Before Serial, before WTF with Marc Maron, and before Stuff You Should Know, there was one podcast that dared to…be created before those shows made podcasting a big deal.
The Flop House, the original “bad movie” podcast, has been around since 2007, long before podcasting’s full potential had been realized, and as such, began humbly as a chat-cast with a loose format and little pomp. Hosted by three friends — Dan McCoy (The Daily Show), Elliott Kalan (Mystery Science Theatre 3000), and Stuart Wellington (owner of NYC’s Hinterlands Bar) — it’s the show that watches bad films so you don’t have to.
The every-other-week podcast always follows the same format: a lengthy description of the film under review (one that was either critically-panned or a box office flop), a final judgement (“good-bad,” “bad-bad,” or “actually kind of liked it”), a “Letters from Listeners” segment, and finally, recommendations on movies to check out instead of the one they watched (or, on rare occasions, alongside the one they watched). The show is checkered by irregular bits, such as Elliott’s improvisational Letters songs, Stuart’s not understanding the ending of 2008’s Mirrors, or Dan’s mispronouncing words.
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The three hosts are hilarious and share great chemistry. Stuart is cool and easygoing; Elliott is high-energy; Dan is self-deprecating and oft-beleaguered by his co-hosts. Across their 300+ episodes, they’ve invited guests like Jamelle Bouie, Gillian Flynn, Zhubin Parang, and Hallie Haglund to help them cover bad movies, often lending a bit of outside experience or simply to inject a breath of fresh air. Lately, they’ve added a bonus episode for their off-weeks, either inviting a guest host back to speak on a specific topic or devoting it to an extended bit, like Elliott’s impression of Tom Brokaw giving his thoughts on Frank Herbert’s Dune.
The Flop House’s hosts are, more than anything, enthusiasts. They are driven to make this podcast because they love bad movies, and love discussing what makes them awful. At times, they can get philosophical about what is so misguided about the movie (their episode on Bright is a great example of this), or they can make joke after joke about the film’s many ridiculous special effects, casting choices, and pacing (their Cats episode covers all of that).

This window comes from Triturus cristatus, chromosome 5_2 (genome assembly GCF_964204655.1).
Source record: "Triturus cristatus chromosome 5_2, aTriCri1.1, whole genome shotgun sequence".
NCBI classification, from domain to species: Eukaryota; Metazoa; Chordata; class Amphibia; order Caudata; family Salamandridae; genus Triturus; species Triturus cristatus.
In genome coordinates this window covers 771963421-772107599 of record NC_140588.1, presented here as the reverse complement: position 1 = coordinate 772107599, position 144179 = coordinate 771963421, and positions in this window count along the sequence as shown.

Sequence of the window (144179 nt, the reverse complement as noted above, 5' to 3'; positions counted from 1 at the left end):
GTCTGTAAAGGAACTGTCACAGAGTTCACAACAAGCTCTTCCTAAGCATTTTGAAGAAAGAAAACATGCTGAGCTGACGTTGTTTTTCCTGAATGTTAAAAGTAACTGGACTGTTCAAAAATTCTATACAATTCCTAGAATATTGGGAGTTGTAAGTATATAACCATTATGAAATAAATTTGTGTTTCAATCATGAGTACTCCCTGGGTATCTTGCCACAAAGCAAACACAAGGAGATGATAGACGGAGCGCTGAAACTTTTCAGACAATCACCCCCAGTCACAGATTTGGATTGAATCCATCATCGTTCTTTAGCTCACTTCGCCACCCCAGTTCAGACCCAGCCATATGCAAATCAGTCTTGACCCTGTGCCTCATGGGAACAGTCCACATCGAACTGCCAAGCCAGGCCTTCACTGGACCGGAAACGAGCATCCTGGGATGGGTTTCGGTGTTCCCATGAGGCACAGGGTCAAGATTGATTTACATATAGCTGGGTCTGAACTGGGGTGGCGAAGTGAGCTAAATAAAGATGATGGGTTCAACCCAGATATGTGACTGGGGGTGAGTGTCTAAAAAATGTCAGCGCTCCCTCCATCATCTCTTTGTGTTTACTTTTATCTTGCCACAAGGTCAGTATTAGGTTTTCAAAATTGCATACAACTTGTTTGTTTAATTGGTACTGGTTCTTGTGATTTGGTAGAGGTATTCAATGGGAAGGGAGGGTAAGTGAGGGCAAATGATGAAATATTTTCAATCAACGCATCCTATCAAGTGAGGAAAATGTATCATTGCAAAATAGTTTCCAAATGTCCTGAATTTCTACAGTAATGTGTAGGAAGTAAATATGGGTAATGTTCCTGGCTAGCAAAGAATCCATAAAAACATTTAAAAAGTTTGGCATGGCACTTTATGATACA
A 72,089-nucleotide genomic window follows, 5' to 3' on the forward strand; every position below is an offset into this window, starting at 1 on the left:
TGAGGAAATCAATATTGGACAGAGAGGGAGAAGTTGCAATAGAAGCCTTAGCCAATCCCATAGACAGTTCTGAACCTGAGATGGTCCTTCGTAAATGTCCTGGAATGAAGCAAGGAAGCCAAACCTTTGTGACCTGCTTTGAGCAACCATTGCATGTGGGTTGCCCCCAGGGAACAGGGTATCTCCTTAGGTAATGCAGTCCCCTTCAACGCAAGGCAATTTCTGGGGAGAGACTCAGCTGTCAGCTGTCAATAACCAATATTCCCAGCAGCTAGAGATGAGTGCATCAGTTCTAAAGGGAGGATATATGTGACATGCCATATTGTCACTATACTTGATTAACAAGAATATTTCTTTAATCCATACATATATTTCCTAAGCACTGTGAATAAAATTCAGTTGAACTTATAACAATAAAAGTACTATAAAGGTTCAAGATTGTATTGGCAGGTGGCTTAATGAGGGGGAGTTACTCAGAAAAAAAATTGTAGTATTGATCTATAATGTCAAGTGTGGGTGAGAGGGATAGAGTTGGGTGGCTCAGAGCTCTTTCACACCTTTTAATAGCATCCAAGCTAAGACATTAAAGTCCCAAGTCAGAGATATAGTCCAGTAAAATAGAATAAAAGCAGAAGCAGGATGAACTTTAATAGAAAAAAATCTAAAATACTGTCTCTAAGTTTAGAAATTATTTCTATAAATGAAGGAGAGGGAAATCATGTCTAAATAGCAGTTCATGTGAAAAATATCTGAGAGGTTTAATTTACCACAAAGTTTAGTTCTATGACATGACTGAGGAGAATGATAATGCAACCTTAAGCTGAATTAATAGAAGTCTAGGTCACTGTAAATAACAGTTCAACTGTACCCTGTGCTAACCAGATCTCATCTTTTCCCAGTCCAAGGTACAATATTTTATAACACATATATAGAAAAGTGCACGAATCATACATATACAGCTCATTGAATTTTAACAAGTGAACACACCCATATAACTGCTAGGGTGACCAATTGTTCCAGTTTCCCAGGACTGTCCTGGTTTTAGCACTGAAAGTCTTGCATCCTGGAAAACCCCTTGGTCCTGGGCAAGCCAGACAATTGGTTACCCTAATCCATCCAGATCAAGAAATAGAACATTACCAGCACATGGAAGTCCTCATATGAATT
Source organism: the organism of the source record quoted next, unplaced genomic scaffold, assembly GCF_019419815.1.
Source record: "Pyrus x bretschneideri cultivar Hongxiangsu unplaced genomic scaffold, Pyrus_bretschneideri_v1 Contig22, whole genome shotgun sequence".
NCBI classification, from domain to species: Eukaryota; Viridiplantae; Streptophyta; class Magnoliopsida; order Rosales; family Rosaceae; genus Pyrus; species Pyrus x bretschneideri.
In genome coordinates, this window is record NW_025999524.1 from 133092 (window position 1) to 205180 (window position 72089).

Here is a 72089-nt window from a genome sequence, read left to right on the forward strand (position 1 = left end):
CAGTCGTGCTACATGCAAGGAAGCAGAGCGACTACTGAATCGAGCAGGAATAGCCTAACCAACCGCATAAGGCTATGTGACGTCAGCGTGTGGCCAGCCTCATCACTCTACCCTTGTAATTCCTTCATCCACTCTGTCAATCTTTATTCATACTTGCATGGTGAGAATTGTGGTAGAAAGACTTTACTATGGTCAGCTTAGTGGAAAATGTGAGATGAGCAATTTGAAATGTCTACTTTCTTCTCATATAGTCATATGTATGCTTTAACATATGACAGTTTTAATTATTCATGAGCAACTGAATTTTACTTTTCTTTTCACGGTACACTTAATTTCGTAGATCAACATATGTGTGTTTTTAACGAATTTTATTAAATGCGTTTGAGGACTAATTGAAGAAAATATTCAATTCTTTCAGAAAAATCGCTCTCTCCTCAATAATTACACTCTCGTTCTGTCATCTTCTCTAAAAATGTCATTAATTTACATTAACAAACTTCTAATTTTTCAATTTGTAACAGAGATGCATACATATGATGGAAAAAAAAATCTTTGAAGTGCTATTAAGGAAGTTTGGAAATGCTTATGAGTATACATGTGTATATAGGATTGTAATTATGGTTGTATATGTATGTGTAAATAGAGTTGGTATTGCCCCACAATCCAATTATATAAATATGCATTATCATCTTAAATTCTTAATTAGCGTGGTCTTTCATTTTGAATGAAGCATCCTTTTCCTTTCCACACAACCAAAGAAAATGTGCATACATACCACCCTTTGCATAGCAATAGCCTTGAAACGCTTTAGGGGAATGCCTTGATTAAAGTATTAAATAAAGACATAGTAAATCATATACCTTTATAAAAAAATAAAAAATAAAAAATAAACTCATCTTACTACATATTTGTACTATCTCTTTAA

And although the show is led by three white guys, each makes time to check his own privilege, and they invite guest hosts to add needed voices into their reviews. Their recommendations at the end of each episode, as well, often reach outside of the mainstream, outside of typical listener’s tastes, and range from rare gems to endorsements of blockbusters that movie buffs may have dismissed at first glance. McCoy, Kalan, and Wellington tend to have very distinct tastes, as well, so listeners can align themselves with their recommendations week-to-week (a devoted fan even made a Wiki to catalog their recommendations).
The Flop House is set apart from its competition — podcasts like How Did This Get Made? and We Hate Movies — by acknowledging that to rag on crappy movies is a bit played out. By allowing themselves to enjoy the movies they watch, they move past pretension and accept mediocrity for what it is: a way to kill 90 minutes. Most importantly, they always leave the door open to re-evaluating and liking the movies they review. One man’s trash is another man’s treasure, and every bad movie has at least some redeeming value.
Sam Yellowhorse Kesler is a writer based in Philadelphia and lead producer on the podcast Side Effects: A COVID-19 Diary. Check out his website for more of his work, and follow his Twitter for his eventual cancelation.